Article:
GitHub Fixes a Private-Package-Names Leak and Serious Authorization Bug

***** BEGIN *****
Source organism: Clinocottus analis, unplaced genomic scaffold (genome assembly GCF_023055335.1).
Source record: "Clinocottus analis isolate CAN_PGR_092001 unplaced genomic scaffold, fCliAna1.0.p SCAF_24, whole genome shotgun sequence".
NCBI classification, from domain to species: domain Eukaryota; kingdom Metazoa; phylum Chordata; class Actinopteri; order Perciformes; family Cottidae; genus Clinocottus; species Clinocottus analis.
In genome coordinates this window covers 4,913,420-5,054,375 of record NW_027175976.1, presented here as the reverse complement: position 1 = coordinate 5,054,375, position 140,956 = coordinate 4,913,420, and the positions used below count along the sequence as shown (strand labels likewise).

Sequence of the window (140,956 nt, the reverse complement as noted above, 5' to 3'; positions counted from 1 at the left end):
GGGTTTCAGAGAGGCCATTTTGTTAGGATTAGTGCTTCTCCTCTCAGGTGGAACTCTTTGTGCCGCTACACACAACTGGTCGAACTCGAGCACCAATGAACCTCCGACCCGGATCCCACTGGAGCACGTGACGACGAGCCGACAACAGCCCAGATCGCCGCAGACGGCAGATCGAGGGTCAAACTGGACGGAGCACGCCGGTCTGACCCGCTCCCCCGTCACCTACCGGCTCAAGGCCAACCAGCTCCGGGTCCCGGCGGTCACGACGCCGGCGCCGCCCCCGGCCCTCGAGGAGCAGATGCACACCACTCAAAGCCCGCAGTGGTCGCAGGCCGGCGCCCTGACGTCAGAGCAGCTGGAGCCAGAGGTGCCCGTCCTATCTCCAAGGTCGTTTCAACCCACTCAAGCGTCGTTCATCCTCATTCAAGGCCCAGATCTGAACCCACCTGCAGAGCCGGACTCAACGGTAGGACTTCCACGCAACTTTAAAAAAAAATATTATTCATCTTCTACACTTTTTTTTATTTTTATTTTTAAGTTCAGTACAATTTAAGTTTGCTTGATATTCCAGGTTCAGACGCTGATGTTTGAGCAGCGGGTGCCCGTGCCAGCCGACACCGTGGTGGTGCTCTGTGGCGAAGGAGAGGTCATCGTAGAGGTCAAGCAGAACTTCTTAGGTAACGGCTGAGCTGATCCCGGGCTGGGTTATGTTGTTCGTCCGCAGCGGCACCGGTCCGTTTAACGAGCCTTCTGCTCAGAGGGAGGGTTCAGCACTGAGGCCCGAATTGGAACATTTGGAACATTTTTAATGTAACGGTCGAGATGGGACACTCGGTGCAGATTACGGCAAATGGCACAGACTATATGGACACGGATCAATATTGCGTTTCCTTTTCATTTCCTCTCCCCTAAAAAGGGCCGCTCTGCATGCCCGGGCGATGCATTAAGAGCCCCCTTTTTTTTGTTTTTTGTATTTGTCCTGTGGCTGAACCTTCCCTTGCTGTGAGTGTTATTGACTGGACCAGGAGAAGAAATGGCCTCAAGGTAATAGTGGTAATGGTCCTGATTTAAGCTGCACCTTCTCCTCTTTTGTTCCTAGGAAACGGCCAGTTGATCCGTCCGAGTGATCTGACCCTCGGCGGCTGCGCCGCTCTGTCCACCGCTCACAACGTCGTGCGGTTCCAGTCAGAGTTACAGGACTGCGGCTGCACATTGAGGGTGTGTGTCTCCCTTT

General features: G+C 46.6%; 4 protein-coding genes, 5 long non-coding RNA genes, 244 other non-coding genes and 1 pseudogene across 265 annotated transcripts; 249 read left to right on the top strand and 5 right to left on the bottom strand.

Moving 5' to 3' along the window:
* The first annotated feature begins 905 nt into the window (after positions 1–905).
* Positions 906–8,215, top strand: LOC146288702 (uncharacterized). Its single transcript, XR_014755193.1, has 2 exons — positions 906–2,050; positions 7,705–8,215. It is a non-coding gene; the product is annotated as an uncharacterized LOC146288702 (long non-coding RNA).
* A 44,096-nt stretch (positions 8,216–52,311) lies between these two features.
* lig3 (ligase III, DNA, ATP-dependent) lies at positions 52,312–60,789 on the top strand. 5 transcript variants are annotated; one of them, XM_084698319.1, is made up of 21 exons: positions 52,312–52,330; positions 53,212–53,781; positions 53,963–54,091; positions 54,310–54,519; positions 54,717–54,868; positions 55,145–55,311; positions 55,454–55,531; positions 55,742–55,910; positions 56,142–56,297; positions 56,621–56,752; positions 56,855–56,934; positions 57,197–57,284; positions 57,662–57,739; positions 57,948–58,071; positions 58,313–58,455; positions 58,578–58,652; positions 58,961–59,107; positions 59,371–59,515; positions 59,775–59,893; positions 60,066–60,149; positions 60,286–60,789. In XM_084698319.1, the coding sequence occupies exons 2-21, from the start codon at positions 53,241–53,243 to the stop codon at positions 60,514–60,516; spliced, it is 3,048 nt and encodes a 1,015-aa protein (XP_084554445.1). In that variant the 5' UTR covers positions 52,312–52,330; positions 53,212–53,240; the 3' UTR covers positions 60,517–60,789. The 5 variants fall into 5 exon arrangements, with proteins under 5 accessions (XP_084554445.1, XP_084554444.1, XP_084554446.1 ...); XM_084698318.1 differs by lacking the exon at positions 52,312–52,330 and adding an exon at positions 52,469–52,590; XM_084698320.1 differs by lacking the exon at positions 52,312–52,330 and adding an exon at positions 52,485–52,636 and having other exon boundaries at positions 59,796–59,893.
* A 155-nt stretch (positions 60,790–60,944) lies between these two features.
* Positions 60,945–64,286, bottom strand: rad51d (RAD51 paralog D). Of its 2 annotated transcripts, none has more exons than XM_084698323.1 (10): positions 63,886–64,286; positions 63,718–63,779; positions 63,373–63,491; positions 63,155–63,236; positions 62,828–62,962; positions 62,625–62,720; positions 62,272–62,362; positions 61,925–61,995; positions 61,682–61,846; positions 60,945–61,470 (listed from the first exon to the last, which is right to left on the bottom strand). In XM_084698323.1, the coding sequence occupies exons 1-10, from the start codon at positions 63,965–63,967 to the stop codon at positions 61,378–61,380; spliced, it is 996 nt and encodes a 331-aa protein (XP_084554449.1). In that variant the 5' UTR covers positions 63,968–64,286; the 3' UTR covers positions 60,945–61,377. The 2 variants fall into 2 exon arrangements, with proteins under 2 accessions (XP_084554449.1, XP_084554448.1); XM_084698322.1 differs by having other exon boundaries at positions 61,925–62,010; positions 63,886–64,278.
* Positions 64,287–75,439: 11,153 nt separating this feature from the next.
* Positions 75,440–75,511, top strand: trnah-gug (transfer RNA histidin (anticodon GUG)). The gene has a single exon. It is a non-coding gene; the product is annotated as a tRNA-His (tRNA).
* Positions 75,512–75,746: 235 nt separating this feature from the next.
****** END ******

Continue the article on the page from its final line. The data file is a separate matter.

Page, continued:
In 2020 Microsoft's GitHub acquired NPM (makers of the default package manager for Node.js). The company's web page boasts that npm "is a critical part of the JavaScript community and helps support one of the largest developer ecosystems in the world." But now BleepingComputer reports on two security flaws found (and remediated) in its software registry. Names of private npm packages on npmjs.com's 'replica' server (consumed by third-party services) were leaked — but in addition, a second flaw could've allowed attackers "to publish new versions of any existing npm package that they do not own or have rights to, due to improper authorization checks." In a blog post this week GitHub's chief security officer explained the details: During maintenance on the database that powers the public npm replica at replicate.npmjs.com, records were created that could expose the names of private packages. This briefly allowed consumers of replicate.npmjs.com to potentially identify the names of private packages due to records published in the public changes feed. No other information, including the content of these private packages, was accessible at any time. Package names in the format of @owner/package for private packages created prior to October 20 were exposed between October 21 13:12:10Z UTC and October 29 15:51:00Z UTC. Upon discovery of the issue, we immediately began work on implementing a fix and determining the scope of the exposure. On October 29, all records containing private package names were removed from the replication database. While these records were removed from the replicate.npmjs.com service on this date, the data on this service is consumed by third-parties who may have replicated the data elsewhere. To prevent this issue from occuring again, we have made changes to how we provision this public replication database to ensure records containing private package names are not generated during this process. Second, on November 2 we received a report to our security bug bounty program of a vulnerability that would allow an attacker to publish new versions of any npm package using an account without proper authorization. We quickly validated the report, began our incident response processes, and patched the vulnerability within six hours of receiving the report. We determined that this vulnerability was due to inconsistent authorization checks and validation of data across several microservices that handle requests to the npm registry. In this architecture, the authorization service was properly validating user authorization to packages based on data passed in request URL paths. However, the service that performs underlying updates to the registry data determined which package to publish based on the contents of the uploaded package file. This discrepancy provided an avenue by which requests to publish new versions of a package would be authorized for one package but would actually be performed for a different, and potentially unauthorized, package. We mitigated this issue by ensuring consistency across both the publishing service and authorization service to ensure that the same package is being used for both authorization and publishing. This vulnerability existed in the npm registry beyond the timeframe for which we have telemetry to determine whether it has ever been exploited maliciously. However, we can say with high confidence that this vulnerability has not been exploited maliciously during the timeframe for which we have available telemetry, which goes back to September 2020. BleepingComputer adds: Both announcements come not too long after popular npm libraries, 'ua-parser-js,' 'coa,' and 'rc' were hijacked in a series of attacks aimed at infecting open source software consumers with trojans and crypto-miners. These attacks were attributed to the compromise of npm accounts [1, 2] belonging to the maintainers behind these libraries. None of the maintainers of these popular libraries had two-factor authentication (2FA) enabled on their accounts, according to GitHub. Attackers who can manage to hijack npm accounts of maintainers can trivially publish new versions of these legitimate packages, after contaminating them with malware. As such, to minimize the possibility of such compromises from recurring in near future, GitHub will start requiring npm maintainers to enable 2FA, sometime in the first quarter of 2022.

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